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What to expect from Vladimir Putin's next term

Photo: Sergei Bobylyov Sputnik Agence France-Presse With the illusion of a strong mandate, Russian dictator Vladimir Putin has free rein to keep his country at war.

Fabien Deglise

March 23, 2024 Analysis

  • Europe

If the election of Vladimir Putin last Sunday, following a vote written in advance, was more than predictable, the outcome is much less so.< /p>

Now carried by the illusion of massive support for his regime, firmly anchored at the top of the state for the next six years, into what post-electoral era is the Kremlin strongman preparing to bring Russia ? With what measures and what consequences for his country as well as for the rest of the world ? State of play.

A new wave of conscription

In his victory speech last Sunday evening, Vladimir Putin placed the invasion war in Ukraine — which he still semantically hides behind a “special military operation” — just like “the strengthening of defense capabilities of the country” among the main objectives of his next six years in power.

The tone is set. It could also be accompanied by a new wave of mobilization of soldiers to nourish the warlike fronts that it has opened in the former Soviet republic, as well as other fronts that it could be tempted to nourish in order to continue to puff out your chest in front of NATO countries.

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“The nature of the regime is currently undergoing a transformation,” a source close to the Kremlin summarized earlier this week in the pages of the Moscow Times. “War is becoming the raison d'être of its existence”, thereby transforming Russia from a “belligerent state” to a “state of war”.

Last December, Russian military officials set the table by announcing a major reorganization of the country's armed forces with, at the heart of the reforms, an age limit for conscription rising from 27 to 30. The measure, according to Defense Minister Sergei Shoigu, should make it possible to increase the strength of the Russian army by 30%, to 1.5 million men, an army whose needs are tragically increasing.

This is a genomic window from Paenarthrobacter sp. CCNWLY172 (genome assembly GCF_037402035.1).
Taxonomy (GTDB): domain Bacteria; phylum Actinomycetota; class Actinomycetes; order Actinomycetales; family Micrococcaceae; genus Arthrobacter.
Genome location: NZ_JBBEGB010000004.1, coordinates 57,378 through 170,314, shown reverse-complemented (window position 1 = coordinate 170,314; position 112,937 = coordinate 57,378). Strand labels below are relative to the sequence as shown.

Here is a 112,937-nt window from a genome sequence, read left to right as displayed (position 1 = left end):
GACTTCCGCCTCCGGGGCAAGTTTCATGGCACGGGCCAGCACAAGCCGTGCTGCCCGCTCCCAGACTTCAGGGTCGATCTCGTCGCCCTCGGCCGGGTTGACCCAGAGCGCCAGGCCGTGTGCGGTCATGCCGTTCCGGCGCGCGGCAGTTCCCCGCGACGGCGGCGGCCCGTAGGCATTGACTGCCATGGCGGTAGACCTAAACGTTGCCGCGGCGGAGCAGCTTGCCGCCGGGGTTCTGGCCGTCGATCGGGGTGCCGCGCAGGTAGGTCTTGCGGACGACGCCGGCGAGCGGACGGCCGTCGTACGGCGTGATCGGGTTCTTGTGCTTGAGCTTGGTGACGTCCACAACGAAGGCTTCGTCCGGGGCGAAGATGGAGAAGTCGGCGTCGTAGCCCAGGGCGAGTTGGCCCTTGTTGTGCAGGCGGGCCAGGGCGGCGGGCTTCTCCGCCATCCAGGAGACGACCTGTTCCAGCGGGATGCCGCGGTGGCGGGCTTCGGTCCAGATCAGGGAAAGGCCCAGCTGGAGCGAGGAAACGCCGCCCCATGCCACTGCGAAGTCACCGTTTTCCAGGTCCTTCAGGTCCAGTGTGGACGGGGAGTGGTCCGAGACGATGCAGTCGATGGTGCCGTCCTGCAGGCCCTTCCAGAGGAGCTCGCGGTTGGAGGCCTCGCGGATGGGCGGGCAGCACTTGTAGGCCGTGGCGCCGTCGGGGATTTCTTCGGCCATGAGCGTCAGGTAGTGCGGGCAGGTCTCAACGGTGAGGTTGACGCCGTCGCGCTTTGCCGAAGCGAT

On the battlefield, the offensives of the generals, put under pressure by the general staff to block the Ukrainian counter-offensives in the occupied territories, can result in 1,000 deaths and injuries per day. Since the start of the invasion of Ukraine, 315,000 Russian troops have been killed or injured, according to a declassified US intelligence document filed before Congress last December. Under the circumstances, Vladimir Putin could be tempted to launch a campaign to produce 20,000 recruits per month during the year.

The strategy is necessary, but politically risky for the autocrat, whose orders to mobilize Russian youth, launched in September 2022, had exposed him to a wave of national protest.

“Vladimir Putin now has greater room for maneuver, after having crushed the opposition and solidified his hold on the regime during the last elections”, summarizes the specialist of the post-Soviet era and the rise of autocracies in Europe Luke March, joined by Le Devoirat the University of Edinburgh, Scotland. “So he can do some things that he was reluctant to do before, but still be cautious. »

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This text is published via our Perspectives section.

“If he enjoys broad support from the Russians, it is only because of a lack of other options,” he adds. And the commitment of its population to the war is far from total. If a new conscription was politically dangerous before the elections, it could therefore remain so today. He plays with this equation at his own risk. »

Vladimir Putin also knows how to navigate this kind of troubled water: in 2018, he waited three months after his election to announce an extremely unpopular pension reform.

Divide the West and threaten NATO

While the Russians were called to the polls last Sunday, Transnistria, a pro-Russian separatist region of Moldova, was falling into disarray, claiming to have been the victim of a kamikaze drone launched from Ukraine on the military base in Tiraspol, its capital.

The accusations were immediately rejected by the Moldovan government, close to the European Union, and described by the Ukrainian Security Council as a new “provocation” guided especially by Moscow in Transnistria in order to destabilize the Moldovan regime and lead to an escalation of its conflict with the West.

This is not the first time that the pro-Russian enclave, located between Moldova and the region of Odessa, in Ukraine – this strategic port city that the Kremlin forces have failed to conquer – has found itself at the heart Vladimir Putin's tactics to destabilize European countries. And it won't be the last.

“Russia has a long history of trying to divide and disorient the West, the EU and its neighbors,” says Luke March. It has been interfering in the Balkans for some time now, approaching the Baltic countries, acting on Moldova and will continue to do so as long as it does not feel constrained. And it could even step up its campaigns and threats to accompany possible decisive gains on the Ukrainian battlefield. »